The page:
If doctored images and videos, fake news, and conspiracies are the virus, social media is the host. Facebook, YouTube, and Twitter do not just allow this content to survive: They actively promote it for financial gain. The core business model of these platforms is engagement—to keep you mindlessly clicking, liking, sharing, and tweeting for as many hours as possible. And sensational, outrageous, and downright fake content often engages us more than the real stuff.

This is partly the fault of our psychology, but it is also the fault of social media. These platforms must take more responsibility for moderating their networks away from clickbait and toward more meaningful and trustworthy content, as Facebook founder and CEO Mark Zuckerberg repeatedly promised during his recent US congressional hearings. This will require a combination of new policies and business practices, as well as the development and deployment of new technologies.

If doctored images and videos, fake news, and conspiracies are the virus, social media is the host.

If fake news is the virus and social media is the host, then advertisers are the vaccine. Social media platforms survive because of advertising dollars. The corporate titans of the world have tremendous power to effect change by withholding advertising dollars until these platforms operate in a more socially responsible way. If they want to partake in the solution, then they should wield this power.

But it’s not all on the companies: We as consumers have to get smarter and more critical of what we read and see. We need to get out of our echo chambers and engage with facts and reality in a less partisan and myopic way. We have to demand that social media platforms and advertisers act more responsibly.

Academics such as myself also have a role to play in continuing to develop and deploy technology that will help the public discriminate between the real and fake. As the technology that allows for digital media to be manipulated develops so quickly, this is an enormous challenge. Scientific-funding agencies around the world should create programs, like the DARPA MediFor program, of which I am a part, to support scientists’ efforts to develop the next generation of digital-authentication tools.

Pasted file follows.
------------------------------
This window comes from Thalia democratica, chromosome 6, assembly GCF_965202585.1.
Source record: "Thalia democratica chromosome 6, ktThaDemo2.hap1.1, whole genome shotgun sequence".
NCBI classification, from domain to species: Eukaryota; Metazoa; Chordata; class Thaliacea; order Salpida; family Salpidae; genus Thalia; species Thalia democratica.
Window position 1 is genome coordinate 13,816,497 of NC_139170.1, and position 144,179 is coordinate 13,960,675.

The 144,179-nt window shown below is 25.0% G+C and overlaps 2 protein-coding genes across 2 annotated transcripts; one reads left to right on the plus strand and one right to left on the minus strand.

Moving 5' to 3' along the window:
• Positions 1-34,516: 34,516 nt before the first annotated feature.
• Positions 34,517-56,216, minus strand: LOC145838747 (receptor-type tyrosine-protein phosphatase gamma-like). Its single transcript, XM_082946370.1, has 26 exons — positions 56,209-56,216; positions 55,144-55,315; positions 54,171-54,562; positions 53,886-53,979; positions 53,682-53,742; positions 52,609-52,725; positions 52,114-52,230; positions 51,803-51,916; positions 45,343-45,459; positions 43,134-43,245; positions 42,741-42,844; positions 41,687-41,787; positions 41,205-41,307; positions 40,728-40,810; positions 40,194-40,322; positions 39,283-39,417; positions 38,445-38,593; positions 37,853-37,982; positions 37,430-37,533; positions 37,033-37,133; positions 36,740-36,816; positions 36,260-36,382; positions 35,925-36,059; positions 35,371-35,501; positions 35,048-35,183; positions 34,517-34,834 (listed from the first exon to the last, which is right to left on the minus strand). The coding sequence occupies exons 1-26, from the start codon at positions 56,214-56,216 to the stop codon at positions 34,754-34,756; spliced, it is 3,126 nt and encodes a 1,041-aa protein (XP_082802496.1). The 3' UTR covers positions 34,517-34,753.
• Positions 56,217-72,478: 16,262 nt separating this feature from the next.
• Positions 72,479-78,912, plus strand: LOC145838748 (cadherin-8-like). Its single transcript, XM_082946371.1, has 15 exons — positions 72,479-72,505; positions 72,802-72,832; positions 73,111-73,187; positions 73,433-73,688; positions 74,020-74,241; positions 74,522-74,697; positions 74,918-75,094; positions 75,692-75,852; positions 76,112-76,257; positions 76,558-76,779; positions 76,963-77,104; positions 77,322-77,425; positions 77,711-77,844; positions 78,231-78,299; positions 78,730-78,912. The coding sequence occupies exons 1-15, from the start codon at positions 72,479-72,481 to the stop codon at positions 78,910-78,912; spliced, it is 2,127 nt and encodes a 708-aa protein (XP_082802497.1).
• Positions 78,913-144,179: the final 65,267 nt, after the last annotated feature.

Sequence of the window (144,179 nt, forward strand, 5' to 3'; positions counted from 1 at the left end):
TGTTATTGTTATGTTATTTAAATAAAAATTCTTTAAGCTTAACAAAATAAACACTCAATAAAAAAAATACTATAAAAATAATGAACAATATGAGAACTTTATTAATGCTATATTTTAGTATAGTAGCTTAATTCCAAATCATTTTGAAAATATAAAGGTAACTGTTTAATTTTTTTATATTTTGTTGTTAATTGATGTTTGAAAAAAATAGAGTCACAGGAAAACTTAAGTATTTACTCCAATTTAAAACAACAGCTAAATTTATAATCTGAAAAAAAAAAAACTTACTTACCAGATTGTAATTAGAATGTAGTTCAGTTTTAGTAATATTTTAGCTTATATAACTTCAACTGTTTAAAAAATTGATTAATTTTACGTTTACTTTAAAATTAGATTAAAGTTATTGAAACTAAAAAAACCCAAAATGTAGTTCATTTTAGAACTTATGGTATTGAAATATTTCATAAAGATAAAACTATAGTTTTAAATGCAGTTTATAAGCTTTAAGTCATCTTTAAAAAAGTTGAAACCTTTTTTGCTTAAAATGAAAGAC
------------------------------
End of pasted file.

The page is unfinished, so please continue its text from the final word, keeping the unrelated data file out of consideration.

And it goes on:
If social media platforms refuse to respond to this growing threat, then legislators will have to consider imposing regulations. This has already begun in the European Union, and after numerous congressional hearings this past year on top of the Facebook/Cambridge Analytica scandal, US legislators have, with good cause, grown weary of waiting for Silicon Valley to self-regulate.

The future is not lost, but it is fragile. If we continue along the trajectory of the past decade, then we will be plunged into a digital future in which fact and reality are long-lost concepts. On the other hand, if we begin the needed reforms outlined above, then we can return the internet to its original promise and harness its awesome power for good.

This story is part of What Happens Next, our complete guide to understanding the future. Read more predictions about the Future of Fact.